Since the assessee has paid to the non-resident company which has no permanent establishment in India and since the expenses were incurred outside India for manufacture of design etc. for sale outside India it was submitted that no TDS is required to be deducted. It is submitted that the design that was being developed at USA was supposed to be used in India, and products were to be manufacture in India and then exported. Therefore, as the “Design” was to be used in India, income earned by the relevant nonresident in developing the “Design” is taxable in India. Hence, provisions of TDS are attracted.”
5. The Ld. CIT(A), after considering remand report and also examined facts of the case in light of provisions of section 9(1)(vii) of the Act, and also drawing support from the judicial pronouncements held that alleged payment is not liable to tax in India, therefore, disalllowed u/s.40(a)(ia) of the Act is uncalled for. Aggrieved, the Revenue is now in appeal before the Tribunal.
6. The Ld. DR vehemently supporting order of the Assessing Officer and further submitted that agreement referred in the paper book filed by the assessee is between Hamilton Sundstrand Corporation and the assessee i.e., (TASE) dated 24.06.2009, whereas payment has been made to assessee’s sister concern TASI USA. However, there is no mention of the sister concern in the said agreement dated 24.06.2009 and there are some other agreements on the basis of which alleged payments have been made and in absence thereof, it has to be presumed that alleged payment is towards technical services and designing work, which calls for deduction tax at source u/s.195 of the Act and since the assessee has failed to deduct TDS, expenditure is disallowable u/s.40(a)(ia) of the Act.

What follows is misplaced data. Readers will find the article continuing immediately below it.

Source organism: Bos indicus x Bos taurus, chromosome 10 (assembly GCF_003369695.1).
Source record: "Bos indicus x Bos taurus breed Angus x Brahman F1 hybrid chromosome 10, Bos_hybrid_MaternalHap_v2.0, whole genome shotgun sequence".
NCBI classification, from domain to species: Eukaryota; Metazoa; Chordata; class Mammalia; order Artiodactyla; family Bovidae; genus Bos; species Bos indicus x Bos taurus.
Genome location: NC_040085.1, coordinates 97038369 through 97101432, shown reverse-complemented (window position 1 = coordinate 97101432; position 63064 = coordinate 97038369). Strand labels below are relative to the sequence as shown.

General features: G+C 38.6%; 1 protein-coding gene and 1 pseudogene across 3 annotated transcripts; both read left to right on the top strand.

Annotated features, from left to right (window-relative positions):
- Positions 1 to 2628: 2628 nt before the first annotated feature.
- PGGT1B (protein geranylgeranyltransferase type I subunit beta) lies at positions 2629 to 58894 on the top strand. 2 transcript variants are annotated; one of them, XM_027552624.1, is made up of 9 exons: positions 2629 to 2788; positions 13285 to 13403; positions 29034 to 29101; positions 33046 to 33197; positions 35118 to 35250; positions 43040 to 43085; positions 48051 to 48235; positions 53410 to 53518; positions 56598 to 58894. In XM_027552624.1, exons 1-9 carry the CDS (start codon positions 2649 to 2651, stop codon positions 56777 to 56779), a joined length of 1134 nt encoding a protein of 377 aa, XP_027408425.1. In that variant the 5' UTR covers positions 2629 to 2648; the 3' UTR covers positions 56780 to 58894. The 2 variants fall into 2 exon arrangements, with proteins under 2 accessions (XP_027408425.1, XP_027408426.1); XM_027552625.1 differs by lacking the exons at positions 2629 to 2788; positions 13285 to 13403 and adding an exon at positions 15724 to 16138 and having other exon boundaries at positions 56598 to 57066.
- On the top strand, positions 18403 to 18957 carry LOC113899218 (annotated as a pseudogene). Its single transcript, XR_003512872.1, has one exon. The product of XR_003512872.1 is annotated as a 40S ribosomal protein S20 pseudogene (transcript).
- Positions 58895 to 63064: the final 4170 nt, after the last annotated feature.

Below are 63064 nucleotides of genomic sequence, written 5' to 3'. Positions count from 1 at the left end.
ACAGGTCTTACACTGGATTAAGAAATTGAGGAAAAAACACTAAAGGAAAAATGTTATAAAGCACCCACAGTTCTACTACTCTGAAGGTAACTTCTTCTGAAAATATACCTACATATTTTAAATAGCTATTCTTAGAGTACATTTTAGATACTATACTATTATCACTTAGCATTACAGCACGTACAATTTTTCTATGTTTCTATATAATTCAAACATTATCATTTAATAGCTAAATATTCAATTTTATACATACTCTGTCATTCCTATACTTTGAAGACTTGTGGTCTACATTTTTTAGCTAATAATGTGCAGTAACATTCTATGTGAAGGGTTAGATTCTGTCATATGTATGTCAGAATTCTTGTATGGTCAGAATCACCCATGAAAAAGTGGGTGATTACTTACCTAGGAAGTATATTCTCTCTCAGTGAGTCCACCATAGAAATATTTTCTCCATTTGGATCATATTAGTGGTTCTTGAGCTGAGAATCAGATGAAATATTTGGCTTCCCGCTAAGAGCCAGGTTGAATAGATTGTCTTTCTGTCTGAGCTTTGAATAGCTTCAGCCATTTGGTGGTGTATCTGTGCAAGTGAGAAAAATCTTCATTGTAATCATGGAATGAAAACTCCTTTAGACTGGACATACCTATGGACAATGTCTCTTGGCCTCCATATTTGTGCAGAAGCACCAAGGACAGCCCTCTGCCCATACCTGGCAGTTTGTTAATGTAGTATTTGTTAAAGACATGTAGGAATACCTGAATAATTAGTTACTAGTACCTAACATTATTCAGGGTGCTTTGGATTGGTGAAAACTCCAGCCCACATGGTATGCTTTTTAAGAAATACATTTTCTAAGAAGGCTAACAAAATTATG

7. On the other hand, the learned counsel for the assessee took us through product support agreement dated 24.06.2009 and also referred to the remand report extracted (supra) contending that designing and technical services were to be provided by the buyer i.e., Hamilton Sundstrand Corporation and the assessee was only required to manufacture products and since, the facilities were not ready in India, the assessee carried out manufacturing process through its sister concern in USA and alleged payment was made towards the same. The learned counsel for the assessee further reiterated submissions filed before the Ld. CIT(A), which reads as follows:-
“After perusing all the documents submitted, the learned AO has wrongly concluded that the design was to be used in India and hence income earned by the relevant nonresident in developing the “design” is taxable in India. Hence TDS provisions are attracted. This observation is entirely against facts. In the previous paragraph under the heading, “present Assessing Officer’s report on the above issue”, the AO has observed as below:
The appellant company (henceforth called as Supplier) entered into an product support agreement dated 24-6-2009 with Mis. Hamilton Sundstrand Corporation, No.1, Hamilton Road, Windsor Locks, CT, USA (henceforth called as Buyer). As per this agreement, the Buyer is responsible for design and sole customer interface for Product support and the Supplier is responsible for manufacturing and to provide buyer with after sales support services as defined in the said agreement. Copies of all agreements were produced by the appellant company before the then Assessing Officer during the course of assessment proceedings.
Having correctly observed as above, the AO went on to wrongly conclude on a wrong application of mind that the design was to be used in India and hence income earned by the relevant non-resident in developing the “design” in taxable in India and hence TDS provisions are attracted.
The learned AO may be asked to clarify on this.
8. We have heard rival contentions and perused records placed before us. The Revenue’s sole grievance is that the Ld. CIT(A) has erred in deleting disallowance made u/s.40(a)(ia) of the Act for non-deducting tax at source u/s.195 of the Act on the payment of Rs.4,95,20,000/- to its sister concern, TASI USA, booked under the head “HS Pure Power Programme”. We observe that the assessee entered into an agreement with Hamilton Sundstrand Corporation dated 24.06.2009, as per which the buyer, i.e., Hamilton Sundstrand Corporation, was responsible for design and sole customer interface for product support and supplier, i.e., the assessee, was responsible only for manufacturing. We note that when the Ld. CIT(A) deleted said disallowance u/s.40(a)(ia) of the Act observing as follows:-